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Friday, May 4, 1888.

     Down to W. Found him sitting up in the parlor reading. "I am not much better, only a little more resolute. I have

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to give in."
He exhibited a customs bill for three dollars and fifteen cents for the waistcoat. He quite tartly denounced the tariff. "The waistcoat (aside from the sentiment attached) is probably not worth in itself ten cents to me—indeed, I have a dozen vests which I cannot even give away. [See indexical note p099.1] And now comes another, which I am hardly likely ever to wear. The spirit of the tariff is malevolent: it flies in the face of all American ideals: I hate it root and branch: it helps a few rich men to get rich, it helps the great mass of poor men to get poorer: what else does it do? Nothing that I can see. If America is not for freedom I do not see what it is for. We ought to invite the world through an open door—all men—yes, even the criminals—giving to everyone a chance—a new outlook. My God! are men always to go on clawing each other—always to go on taxing, stealing, warring, having a class to exclude and a class excluded—always to go on having favorite races, favorite castes—a few people with money here and there—all the rest without anything everywhere? [See indexical note p099.2] That is what the tariff—the spirit of the tariff—means. Chatto & Windus printed Leaves of Grass in England—pirated it—never even sent me a copy of the book until Rossetti suggested they should do so. The book came—the books—and I was taxed for duties. Yes, three dollars and a half. One day I recieved a mail package on which sixty cents was levied by the tariff. [See indexical note p099.3] Some fellow in England had sent me a copy of his useless Introduction to the Study of Browning. So it goes. It is a robber age: the maxim of the law is, rob or be robbed. Of all robbers I think the tariff is the meanest robber. It has such sneaky, sneaking ways: it hits you in the back—hits you when you ain't lookin': gives you no sort of chance to protect yourself."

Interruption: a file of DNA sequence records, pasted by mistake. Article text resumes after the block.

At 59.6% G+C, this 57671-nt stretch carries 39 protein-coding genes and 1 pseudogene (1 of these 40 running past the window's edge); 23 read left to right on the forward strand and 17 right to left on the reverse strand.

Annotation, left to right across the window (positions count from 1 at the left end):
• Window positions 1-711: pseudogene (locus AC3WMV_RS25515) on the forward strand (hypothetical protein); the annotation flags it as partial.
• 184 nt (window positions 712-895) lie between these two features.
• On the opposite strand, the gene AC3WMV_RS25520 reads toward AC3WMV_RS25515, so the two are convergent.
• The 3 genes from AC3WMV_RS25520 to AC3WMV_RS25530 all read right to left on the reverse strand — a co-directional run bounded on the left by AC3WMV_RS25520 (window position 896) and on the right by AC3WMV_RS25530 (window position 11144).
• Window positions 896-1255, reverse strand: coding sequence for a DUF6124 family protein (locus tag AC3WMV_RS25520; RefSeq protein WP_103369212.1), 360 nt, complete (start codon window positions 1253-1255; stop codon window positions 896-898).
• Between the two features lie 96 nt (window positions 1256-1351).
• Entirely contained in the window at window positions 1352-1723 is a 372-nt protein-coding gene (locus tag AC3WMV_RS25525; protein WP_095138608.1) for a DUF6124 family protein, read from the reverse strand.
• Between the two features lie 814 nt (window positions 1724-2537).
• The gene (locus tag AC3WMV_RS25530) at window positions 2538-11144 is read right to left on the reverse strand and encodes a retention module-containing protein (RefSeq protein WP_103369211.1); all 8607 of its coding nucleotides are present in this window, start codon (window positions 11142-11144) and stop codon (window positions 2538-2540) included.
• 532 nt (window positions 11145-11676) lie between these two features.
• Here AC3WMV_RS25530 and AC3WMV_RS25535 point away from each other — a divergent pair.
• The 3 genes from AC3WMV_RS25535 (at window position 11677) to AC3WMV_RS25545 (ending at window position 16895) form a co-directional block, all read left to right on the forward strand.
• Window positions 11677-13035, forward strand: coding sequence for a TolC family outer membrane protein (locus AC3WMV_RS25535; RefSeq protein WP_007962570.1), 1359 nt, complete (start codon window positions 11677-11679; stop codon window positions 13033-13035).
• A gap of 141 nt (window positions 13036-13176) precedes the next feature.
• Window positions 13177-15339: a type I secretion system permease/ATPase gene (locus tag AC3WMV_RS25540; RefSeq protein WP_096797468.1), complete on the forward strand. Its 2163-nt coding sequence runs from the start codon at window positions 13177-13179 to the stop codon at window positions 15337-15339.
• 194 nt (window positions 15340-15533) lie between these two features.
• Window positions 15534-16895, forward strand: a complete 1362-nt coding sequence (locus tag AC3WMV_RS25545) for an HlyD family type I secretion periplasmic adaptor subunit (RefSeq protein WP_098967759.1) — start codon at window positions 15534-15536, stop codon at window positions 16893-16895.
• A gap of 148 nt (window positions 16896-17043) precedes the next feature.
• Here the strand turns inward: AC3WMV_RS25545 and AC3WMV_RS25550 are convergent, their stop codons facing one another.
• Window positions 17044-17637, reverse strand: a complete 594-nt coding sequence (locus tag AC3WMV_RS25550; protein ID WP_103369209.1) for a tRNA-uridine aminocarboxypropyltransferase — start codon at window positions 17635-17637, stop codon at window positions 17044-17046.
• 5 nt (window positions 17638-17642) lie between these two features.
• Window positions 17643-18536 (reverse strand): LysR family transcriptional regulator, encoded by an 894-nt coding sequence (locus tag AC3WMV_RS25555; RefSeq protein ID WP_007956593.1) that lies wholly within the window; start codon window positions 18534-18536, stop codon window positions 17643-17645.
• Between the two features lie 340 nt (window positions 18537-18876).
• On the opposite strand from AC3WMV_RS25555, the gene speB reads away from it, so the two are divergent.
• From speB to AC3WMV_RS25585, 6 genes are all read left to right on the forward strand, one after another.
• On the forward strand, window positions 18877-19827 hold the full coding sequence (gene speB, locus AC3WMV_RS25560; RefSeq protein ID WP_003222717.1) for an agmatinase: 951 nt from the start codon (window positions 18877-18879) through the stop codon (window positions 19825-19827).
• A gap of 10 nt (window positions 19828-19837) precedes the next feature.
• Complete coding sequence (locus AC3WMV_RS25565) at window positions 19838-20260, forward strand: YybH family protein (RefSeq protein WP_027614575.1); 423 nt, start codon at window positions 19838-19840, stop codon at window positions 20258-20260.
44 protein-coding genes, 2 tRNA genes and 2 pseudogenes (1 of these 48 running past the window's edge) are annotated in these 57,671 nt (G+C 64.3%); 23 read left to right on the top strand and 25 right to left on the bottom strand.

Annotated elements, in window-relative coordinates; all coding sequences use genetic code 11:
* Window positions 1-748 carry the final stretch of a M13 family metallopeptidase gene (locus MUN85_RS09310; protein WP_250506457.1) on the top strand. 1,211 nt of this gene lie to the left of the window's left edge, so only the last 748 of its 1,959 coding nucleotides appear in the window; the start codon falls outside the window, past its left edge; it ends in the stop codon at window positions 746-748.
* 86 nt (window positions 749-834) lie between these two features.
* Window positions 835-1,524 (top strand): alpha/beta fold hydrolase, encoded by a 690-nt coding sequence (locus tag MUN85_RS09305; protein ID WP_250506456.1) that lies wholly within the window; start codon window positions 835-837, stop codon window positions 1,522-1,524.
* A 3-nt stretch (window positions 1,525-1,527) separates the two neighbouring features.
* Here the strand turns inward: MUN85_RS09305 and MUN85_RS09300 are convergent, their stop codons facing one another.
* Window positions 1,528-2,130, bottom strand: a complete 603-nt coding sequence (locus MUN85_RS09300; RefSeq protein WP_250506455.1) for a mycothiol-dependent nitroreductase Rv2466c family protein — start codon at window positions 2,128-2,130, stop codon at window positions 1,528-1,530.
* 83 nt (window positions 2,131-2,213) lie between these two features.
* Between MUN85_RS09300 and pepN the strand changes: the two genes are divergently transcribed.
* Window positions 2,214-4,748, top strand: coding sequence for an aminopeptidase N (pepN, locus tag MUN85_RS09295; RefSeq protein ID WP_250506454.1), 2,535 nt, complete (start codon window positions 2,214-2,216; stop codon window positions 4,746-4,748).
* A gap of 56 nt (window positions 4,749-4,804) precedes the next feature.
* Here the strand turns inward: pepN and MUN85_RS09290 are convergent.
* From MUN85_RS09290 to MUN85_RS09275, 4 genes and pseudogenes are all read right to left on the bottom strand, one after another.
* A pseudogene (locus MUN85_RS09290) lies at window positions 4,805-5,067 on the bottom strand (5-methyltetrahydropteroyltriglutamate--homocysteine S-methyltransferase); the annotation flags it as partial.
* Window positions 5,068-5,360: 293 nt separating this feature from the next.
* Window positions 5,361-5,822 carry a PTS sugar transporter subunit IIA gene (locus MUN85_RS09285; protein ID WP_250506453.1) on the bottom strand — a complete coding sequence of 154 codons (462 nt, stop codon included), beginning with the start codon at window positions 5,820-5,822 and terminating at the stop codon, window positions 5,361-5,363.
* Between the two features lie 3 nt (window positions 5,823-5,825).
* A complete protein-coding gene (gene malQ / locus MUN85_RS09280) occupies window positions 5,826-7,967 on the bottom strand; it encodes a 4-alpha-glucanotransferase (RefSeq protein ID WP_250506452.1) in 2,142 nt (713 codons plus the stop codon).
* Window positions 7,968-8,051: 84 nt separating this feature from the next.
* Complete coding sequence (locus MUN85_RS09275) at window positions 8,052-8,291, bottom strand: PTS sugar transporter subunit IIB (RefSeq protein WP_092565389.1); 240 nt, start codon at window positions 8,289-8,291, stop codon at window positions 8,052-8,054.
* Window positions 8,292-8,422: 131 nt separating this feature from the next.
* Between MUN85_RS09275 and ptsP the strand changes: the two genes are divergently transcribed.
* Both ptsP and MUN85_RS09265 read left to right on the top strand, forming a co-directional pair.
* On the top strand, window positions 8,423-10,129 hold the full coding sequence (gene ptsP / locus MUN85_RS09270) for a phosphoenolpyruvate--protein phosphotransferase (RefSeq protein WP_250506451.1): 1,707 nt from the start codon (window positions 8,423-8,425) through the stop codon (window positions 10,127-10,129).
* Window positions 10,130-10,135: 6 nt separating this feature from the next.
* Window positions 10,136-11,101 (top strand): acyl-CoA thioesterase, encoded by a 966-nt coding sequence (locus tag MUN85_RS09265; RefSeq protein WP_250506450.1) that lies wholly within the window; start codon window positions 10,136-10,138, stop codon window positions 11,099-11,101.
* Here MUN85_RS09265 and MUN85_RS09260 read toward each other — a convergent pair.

In touching upon some Washington episodes W. said: "I never had any desire to hunt up, even to see, the great men—indeed, avoided the magnates. [See indexical note p099.4] I was quite contented to be

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with plain people—to keep close to the ground. I didn't do much with pedestals. Forney often expressed his regret to me that we had failed to meet in Washington. [See indexical note p100.1] I first met him after my sickness, on coming north. He was full-blooded, large, splendid—a real human being—full of unction—a man after my own heart: much more of a democrat than he realized himself. He knew everyobdy, was on intimate terms with politicians, actors, doctors, literary men: who didn't he know? Have you read his book of Anecdotes of Public Men? [See indexical note p100.2] It overflows with pithy description. I often went to Forney's office. There was a fine big chair in the bay-window on Seventh Street—much like this—I would sit there—Forney would walk up and down: we would have a running chat. Forney liked drink, eating, society, better than he knew—better than was good for him: and the women came to see him—very often, many women; and no wonder: he was handsome, magnetic, big—oh, very satisfying magnetically."